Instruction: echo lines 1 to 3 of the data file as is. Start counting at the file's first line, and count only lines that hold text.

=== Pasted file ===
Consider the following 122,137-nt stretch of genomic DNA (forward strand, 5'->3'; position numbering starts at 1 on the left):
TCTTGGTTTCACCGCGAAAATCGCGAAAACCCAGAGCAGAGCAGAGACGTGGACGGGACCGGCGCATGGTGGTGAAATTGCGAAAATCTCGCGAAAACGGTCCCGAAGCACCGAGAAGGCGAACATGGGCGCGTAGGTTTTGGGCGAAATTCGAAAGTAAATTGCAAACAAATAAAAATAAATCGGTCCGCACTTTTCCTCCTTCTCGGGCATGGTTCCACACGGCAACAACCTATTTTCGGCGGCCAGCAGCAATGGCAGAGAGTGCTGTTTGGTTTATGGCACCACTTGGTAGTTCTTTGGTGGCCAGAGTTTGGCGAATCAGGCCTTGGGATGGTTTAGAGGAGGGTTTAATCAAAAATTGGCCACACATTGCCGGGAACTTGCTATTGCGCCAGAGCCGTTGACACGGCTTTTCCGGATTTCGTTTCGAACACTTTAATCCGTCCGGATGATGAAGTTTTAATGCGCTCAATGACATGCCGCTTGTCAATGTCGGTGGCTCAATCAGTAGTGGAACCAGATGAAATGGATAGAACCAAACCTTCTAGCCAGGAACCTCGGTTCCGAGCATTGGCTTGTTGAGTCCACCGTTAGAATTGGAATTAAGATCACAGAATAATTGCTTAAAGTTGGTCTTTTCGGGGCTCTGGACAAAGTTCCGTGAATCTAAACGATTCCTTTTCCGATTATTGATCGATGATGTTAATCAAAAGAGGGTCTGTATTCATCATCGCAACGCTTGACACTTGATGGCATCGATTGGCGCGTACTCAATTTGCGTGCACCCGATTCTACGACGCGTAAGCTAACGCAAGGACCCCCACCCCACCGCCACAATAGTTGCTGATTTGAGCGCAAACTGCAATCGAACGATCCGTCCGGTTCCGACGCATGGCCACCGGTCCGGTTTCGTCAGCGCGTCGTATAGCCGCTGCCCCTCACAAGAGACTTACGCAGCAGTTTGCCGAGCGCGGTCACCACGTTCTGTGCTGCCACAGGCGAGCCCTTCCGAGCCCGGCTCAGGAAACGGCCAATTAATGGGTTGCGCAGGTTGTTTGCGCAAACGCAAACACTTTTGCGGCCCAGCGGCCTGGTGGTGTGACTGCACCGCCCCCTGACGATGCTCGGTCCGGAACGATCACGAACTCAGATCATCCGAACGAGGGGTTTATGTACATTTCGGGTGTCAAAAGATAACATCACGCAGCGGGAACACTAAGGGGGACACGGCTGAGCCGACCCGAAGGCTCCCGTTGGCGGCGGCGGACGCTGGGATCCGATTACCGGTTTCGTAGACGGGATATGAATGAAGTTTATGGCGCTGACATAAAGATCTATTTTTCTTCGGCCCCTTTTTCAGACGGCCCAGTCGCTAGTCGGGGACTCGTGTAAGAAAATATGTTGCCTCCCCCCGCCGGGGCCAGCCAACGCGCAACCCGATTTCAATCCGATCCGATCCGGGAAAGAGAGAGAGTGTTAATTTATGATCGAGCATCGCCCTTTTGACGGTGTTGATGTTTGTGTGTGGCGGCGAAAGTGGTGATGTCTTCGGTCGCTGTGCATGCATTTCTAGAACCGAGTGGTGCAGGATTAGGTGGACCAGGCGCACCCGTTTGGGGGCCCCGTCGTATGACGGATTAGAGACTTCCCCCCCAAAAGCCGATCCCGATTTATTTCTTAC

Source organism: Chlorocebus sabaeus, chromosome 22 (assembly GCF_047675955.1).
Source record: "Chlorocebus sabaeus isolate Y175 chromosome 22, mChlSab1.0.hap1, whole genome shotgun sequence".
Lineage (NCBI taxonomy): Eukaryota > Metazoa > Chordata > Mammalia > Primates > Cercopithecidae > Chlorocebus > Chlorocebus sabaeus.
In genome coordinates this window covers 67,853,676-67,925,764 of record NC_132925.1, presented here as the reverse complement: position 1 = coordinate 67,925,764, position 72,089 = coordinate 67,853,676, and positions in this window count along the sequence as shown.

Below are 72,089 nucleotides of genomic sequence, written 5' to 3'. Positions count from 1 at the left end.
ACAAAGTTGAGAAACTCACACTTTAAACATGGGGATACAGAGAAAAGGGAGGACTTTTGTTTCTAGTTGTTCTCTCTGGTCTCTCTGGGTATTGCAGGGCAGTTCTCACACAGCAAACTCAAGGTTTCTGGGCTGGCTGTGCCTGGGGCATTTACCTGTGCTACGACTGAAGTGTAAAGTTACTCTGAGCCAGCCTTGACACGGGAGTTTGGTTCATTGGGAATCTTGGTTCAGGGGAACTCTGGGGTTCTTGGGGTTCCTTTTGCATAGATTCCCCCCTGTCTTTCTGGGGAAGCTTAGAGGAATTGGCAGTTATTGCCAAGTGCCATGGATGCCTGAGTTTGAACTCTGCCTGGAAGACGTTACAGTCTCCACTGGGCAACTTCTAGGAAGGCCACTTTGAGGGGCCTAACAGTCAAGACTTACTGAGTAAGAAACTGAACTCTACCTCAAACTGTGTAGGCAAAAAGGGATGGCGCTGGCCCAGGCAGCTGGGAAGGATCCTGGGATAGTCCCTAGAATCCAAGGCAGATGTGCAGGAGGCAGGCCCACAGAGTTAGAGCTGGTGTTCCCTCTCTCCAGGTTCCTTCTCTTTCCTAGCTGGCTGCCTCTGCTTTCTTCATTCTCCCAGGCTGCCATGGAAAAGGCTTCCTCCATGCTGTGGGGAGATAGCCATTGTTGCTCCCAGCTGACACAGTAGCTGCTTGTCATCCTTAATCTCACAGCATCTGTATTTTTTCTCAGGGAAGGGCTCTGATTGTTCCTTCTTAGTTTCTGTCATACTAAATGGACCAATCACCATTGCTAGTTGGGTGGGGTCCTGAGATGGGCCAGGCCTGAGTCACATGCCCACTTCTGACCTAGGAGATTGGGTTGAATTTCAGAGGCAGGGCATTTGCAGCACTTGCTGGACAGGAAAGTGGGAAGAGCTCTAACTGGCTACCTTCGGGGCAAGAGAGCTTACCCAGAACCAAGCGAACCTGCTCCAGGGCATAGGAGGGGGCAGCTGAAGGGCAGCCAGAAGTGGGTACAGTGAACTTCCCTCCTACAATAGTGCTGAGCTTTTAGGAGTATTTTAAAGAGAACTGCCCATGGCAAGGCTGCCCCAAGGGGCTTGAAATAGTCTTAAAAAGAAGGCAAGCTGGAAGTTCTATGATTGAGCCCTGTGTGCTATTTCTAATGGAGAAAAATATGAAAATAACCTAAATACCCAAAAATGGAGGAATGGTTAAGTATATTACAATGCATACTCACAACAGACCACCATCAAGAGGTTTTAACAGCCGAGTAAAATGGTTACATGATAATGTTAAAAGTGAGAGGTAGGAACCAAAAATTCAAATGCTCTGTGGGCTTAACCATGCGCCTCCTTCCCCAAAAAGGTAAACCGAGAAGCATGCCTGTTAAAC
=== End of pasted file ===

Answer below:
Consider the following 122,137-nt stretch of genomic DNA (forward strand, 5'->3'; position numbering starts at 1 on the left):
TCTTGGTTTCACCGCGAAAATCGCGAAAACCCAGAGCAGAGCAGAGACGTGGACGGGACCGGCGCATGGTGGTGAAATTGCGAAAATCTCGCGAAAACGGTCCCGAAGCACCGAGAAGGCGAACATGGGCGCGTAGGTTTTGGGCGAAATTCGAAAGTAAATTGCAAACAAATAAAAATAAATCGGTCCGCACTTTTCCTCCTTCTCGGGCATGGTTCCACACGGCAACAACCTATTTTCGGCGGCCAGCAGCAATGGCAGAGAGTGCTGTTTGGTTTATGGCACCACTTGGTAGTTCTTTGGTGGCCAGAGTTTGGCGAATCAGGCCTTGGGATGGTTTAGAGGAGGGTTTAATCAAAAATTGGCCACACATTGCCGGGAACTTGCTATTGCGCCAGAGCCGTTGACACGGCTTTTCCGGATTTCGTTTCGAACACTTTAATCCGTCCGGATGATGAAGTTTTAATGCGCTCAATGACATGCCGCTTGTCAATGTCGGTGGCTCAATCAGTAGTGGAACCAGATGAAATGGATAGAACCAAACCTTCTAGCCAGGAACCTCGGTTCCGAGCATTGGCTTGTTGAGTCCACCGTTAGAATTGGAATTAAGATCACAGAATAATTGCTTAAAGTTGGTCTTTTCGGGGCTCTGGACAAAGTTCCGTGAATCTAAACGATTCCTTTTCCGATTATTGATCGATGATGTTAATCAAAAGAGGGTCTGTATTCATCATCGCAACGCTTGACACTTGATGGCATCGATTGGCGCGTACTCAATTTGCGTGCACCCGATTCTACGACGCGTAAGCTAACGCAAGGACCCCCACCCCACCGCCACAATAGTTGCTGATTTGAGCGCAAACTGCAATCGAACGATCCGTCCGGTTCCGACGCATGGCCACCGGTCCGGTTTCGTCAGCGCGTCGTATAGCCGCTGCCCCTCACAAGAGACTTACGCAGCAGTTTGCCGAGCGCGGTCACCACGTTCTGTGCTGCCACAGGCGAGCCCTTCCGAGCCCGGCTCAGGAAACGGCCAATTAATGGGTTGCGCAGGTTGTTTGCGCAAACGCAAACACTTTTGCGGCCCAGCGGCCTGGTGGTGTGACTGCACCGCCCCCTGACGATGCTCGGTCCGGAACGATCACGAACTCAGATCATCCGAACGAGGGGTTTATGTACATTTCGGGTGTCAAAAGATAACATCACGCAGCGGGAACACTAAGGGGGACACGGCTGAGCCGACCCGAAGGCTCCCGTTGGCGGCGGCGGACGCTGGGATCCGATTACCGGTTTCGTAGACGGGATATGAATGAAGTTTATGGCGCTGACATAAAGATCTATTTTTCTTCGGCCCCTTTTTCAGACGGCCCAGTCGCTAGTCGGGGACTCGTGTAAGAAAATATGTTGCCTCCCCCCGCCGGGGCCAGCCAACGCGCAACCCGATTTCAATCCGATCCGATCCGGGAAAGAGAGAGAGTGTTAATTTATGATCGAGCATCGCCCTTTTGACGGTGTTGATGTTTGTGTGTGGCGGCGAAAGTGGTGATGTCTTCGGTCGCTGTGCATGCATTTCTAGAACCGAGTGGTGCAGGATTAGGTGGACCAGGCGCACCCGTTTGGGGGCCCCGTCGTATGACGGATTAGAGACTTCCCCCCCAAAAGCCGATCCCGATTTATTTCTTAC

Source organism: Chlorocebus sabaeus, chromosome 22 (assembly GCF_047675955.1).